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John Yoswick

John YoswickJohn Yoswick is a freelance automotive writer based in Portland, Oregon, who has been writing about the collision industry since 1988. He is the editor of the weekly CRASH Network (for a free 4-week trial subscription, visit www.CrashNetwork.com).


He can be contacted at john@crashnetwork.com 

Wednesday, 07 August 2019 19:51

CIC: Regulators Show New Interest in ‘Most-Favored-Nation’ Clauses

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Attorney Stephen Bolerjack said government regulations interest in most-favored nation clauses used by Amazon might offer collision repairers a window to address similar provisions in direct repair program contracts. Attorney Stephen Bolerjack said government regulations interest in most-favored nation clauses used by Amazon might offer collision repairers a window to address similar provisions in direct repair program contracts. John Yoswick

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What does Amazon’s contract with some online sellers have in common with State Farm’s direct repair agreement?

 

The answer: most-favored-nation clauses.

 

Scrutiny by government regulators could be behind Amazon’s decision earlier this year to drop that clause in the United States, which required third-party sellers to price their products on Amazon no higher than they do anywhere else. Amazon had previously ceased using such “most-favored-nation” (or “price parity”) contract clauses in some European countries after government investigations.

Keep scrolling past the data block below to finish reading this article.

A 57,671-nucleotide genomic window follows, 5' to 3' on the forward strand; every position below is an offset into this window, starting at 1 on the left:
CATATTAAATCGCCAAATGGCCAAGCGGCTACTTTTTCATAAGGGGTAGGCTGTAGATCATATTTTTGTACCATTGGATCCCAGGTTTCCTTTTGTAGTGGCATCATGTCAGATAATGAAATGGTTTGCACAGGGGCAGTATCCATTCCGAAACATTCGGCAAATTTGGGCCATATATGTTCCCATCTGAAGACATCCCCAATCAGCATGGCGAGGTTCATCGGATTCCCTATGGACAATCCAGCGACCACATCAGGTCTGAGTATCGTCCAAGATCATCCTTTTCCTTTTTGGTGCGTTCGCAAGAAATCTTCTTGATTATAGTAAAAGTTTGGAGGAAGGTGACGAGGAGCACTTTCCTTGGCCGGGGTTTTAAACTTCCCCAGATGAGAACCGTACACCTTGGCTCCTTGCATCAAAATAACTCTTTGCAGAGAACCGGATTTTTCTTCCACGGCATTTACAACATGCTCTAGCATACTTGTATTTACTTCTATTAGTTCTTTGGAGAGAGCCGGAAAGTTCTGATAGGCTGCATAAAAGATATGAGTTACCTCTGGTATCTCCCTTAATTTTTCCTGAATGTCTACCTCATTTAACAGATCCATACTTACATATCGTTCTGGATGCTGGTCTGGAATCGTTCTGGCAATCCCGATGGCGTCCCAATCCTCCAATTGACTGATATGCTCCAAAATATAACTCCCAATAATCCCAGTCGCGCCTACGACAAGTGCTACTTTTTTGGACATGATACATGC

The revived interest in the potentially anti-competitive impacts of most-favored-nation clauses (MFNs) – such as the one State Farm “Service First” shops have had to sign since 2006 ­– was discussed by the Collision Industry Conference (CIC) “Governmental Committee” in Indianapolis in late July. Michigan attorney Stephen Bolerjack, whose practice focuses on antitrust and contract issues in the automotive industry, said that on the surface, MFNs appear pro-competitive and simplify the negotiation process between parties. But they also can focus solely on price and overlook other factors that can impact pricing, he said.

 

“If the seller is doing something different with other buyers, there’s a tendency to ignore that,” Bolerjack said, launching into a fictional conversation to offer an example. “‘Well, gee, you gave them a better deal.’ ‘Well, yeah, because he’s agreed to give me 50 percent of his business in the three-county area, so yes, I gave him a 10 percent discount. Do you agree to that?’ The answer likely will be ‘We just like the lower price. That’s what we’re interested in.’”

 

Darrell Amberson, a collision repairer who chairs the CIC committee, said that’s the case with some MFNs in the collision industry. They may require that a shop give a particular insurer all of the lowest rates or biggest discounts the shop offers any other insurer on parts or labor, even if the shop offers no more than any one of those price-breaks to any other single insurer.

 

Amberson works for a regional multi-location collision repair business, and said even if just one of its locations belongs to an insurer’s DRP, all of its locations must give any discounts that one store offers to that DRP to other insurers who use an MFN.


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